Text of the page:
Recently, various studies have indicated that people’s personality profiles in midlife can predict whether or not they are likely to enjoy long lives.
However, personality traits change and adapt throughout a person’s life, and this may happen due to various factors that, in themselves, relate to mortality risk.
For this reason, a team of researchers from the University of Rochester Medical Center in New York, the American Institute for Research in Washington DC, and the University of Illinois, Champaign-Urbana decided to look at personality traits during adolescence, to see whether these could be used as predictors of mortality risk instead.
The researchers analyzed the adaptive personality traits of thousands of people who were high school students in 1960 and then looked for links between these traits and lifespans of the individuals.
A study paper — whose first author is Benjamin Chapman from the University of Rochester Medical Center — appeared yesterday in The BMJ and reports the findings in detail.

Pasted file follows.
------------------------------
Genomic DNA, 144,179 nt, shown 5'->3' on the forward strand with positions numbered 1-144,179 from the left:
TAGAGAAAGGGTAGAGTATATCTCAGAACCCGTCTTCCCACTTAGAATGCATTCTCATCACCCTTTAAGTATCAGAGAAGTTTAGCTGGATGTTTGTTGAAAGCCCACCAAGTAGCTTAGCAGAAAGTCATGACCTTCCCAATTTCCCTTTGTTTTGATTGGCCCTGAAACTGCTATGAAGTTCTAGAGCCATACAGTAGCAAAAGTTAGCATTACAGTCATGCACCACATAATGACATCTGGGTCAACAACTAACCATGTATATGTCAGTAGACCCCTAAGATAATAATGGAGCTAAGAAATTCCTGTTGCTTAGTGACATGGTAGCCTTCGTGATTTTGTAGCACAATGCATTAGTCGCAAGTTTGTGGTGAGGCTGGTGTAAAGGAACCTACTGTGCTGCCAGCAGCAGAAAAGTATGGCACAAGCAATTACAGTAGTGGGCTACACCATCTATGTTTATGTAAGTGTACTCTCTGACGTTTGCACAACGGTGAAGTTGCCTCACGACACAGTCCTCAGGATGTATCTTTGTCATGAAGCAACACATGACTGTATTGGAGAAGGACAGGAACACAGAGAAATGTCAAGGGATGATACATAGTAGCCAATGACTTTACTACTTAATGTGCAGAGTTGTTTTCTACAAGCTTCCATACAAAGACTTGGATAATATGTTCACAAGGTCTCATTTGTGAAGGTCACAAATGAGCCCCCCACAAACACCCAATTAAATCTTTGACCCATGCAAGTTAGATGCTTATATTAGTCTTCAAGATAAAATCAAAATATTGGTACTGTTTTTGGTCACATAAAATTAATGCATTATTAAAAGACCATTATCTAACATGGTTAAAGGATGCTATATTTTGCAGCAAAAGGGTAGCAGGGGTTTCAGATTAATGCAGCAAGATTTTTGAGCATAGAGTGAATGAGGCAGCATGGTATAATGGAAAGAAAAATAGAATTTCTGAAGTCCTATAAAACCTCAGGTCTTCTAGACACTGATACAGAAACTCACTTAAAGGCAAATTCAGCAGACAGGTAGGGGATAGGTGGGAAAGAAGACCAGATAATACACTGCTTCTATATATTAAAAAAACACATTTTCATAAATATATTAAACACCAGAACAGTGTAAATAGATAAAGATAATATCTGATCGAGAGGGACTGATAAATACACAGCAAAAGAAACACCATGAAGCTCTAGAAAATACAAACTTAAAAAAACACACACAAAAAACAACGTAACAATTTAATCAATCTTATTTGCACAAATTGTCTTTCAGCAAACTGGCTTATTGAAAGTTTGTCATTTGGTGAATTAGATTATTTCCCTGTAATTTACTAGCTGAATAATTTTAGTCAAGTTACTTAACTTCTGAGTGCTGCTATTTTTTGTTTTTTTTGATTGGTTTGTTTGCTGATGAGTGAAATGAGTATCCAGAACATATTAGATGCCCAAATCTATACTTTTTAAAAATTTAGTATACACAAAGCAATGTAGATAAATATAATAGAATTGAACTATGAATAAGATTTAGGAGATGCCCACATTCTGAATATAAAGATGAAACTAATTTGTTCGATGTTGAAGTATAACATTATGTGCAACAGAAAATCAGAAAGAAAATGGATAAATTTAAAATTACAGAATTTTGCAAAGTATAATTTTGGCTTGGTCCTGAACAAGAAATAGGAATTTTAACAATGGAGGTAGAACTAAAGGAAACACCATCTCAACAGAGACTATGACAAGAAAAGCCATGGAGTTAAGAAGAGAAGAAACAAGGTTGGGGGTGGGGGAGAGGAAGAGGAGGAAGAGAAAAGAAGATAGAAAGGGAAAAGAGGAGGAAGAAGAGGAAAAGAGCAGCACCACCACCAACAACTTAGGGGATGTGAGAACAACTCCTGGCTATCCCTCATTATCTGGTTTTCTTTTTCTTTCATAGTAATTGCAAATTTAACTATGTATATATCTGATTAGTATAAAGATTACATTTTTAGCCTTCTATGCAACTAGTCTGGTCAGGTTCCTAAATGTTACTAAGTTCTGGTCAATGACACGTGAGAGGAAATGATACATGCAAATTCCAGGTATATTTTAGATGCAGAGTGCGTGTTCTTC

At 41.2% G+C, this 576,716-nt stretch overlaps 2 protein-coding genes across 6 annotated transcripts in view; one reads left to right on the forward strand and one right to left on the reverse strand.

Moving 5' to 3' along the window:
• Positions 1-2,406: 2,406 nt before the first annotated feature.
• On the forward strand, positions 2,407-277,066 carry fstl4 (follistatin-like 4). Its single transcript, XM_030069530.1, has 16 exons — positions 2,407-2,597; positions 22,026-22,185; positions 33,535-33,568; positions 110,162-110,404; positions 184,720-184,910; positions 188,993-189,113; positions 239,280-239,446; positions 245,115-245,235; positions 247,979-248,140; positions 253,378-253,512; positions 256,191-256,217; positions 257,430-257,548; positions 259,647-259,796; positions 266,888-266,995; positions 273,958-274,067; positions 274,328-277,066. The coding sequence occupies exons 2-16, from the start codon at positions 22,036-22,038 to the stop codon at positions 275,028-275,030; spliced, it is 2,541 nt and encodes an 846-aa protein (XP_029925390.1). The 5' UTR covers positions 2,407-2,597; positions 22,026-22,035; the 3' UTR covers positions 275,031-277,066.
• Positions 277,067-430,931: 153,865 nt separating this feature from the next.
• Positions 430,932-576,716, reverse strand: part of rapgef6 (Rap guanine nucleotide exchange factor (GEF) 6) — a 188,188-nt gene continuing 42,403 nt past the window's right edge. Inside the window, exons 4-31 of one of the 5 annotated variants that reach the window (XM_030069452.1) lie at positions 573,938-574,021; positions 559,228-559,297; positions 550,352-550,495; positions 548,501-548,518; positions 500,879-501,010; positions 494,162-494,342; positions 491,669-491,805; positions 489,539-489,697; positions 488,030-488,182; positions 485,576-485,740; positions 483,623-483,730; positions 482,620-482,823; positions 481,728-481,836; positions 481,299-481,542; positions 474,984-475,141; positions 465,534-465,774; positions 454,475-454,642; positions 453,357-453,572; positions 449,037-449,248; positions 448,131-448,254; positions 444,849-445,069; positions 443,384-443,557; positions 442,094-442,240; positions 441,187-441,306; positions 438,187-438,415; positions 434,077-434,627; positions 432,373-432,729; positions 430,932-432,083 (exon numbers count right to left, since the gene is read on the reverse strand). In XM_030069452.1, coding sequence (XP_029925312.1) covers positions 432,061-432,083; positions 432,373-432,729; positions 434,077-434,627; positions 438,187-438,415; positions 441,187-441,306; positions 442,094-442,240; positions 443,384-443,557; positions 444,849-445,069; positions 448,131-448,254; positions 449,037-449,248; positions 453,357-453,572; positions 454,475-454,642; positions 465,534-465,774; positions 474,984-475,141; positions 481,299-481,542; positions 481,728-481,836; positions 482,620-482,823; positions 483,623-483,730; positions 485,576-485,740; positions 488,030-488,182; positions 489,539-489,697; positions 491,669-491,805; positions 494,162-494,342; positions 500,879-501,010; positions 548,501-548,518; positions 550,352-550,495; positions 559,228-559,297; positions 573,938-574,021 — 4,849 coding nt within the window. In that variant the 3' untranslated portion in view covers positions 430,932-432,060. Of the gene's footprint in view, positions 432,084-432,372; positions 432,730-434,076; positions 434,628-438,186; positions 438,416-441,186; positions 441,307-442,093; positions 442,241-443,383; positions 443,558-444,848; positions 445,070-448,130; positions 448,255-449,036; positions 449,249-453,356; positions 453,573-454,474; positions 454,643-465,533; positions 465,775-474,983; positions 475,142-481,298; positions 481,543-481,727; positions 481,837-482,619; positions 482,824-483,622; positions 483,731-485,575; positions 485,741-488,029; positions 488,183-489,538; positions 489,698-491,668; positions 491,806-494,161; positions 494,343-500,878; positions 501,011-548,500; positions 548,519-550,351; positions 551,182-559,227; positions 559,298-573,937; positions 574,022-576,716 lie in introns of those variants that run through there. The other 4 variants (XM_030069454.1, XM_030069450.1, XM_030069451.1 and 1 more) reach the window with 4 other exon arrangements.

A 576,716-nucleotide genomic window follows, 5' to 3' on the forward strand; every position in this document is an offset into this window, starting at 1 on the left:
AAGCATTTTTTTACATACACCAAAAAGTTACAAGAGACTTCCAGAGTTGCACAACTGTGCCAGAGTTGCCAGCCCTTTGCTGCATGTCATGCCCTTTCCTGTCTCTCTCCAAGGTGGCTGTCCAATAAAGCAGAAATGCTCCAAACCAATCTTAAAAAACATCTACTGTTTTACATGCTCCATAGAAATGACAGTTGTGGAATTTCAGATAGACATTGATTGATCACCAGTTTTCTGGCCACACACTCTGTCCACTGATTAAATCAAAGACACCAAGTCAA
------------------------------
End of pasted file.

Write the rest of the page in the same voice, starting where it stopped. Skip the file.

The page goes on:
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The research team worked with data collected via the Project Talent Study, a United States-based, nationwide study of high school students.
For the current study, the researchers looked at information for students of 1,226 U.S. high schools in 1960, which made up about 5 percent of all U.S. high schools at the time.
In total, the authors had access to the data of 377,016 students who were between 13 and 18 years old at baseline, and who had completed numerous psychological tests and questionnaires over a period of 2 days, or 4 half days.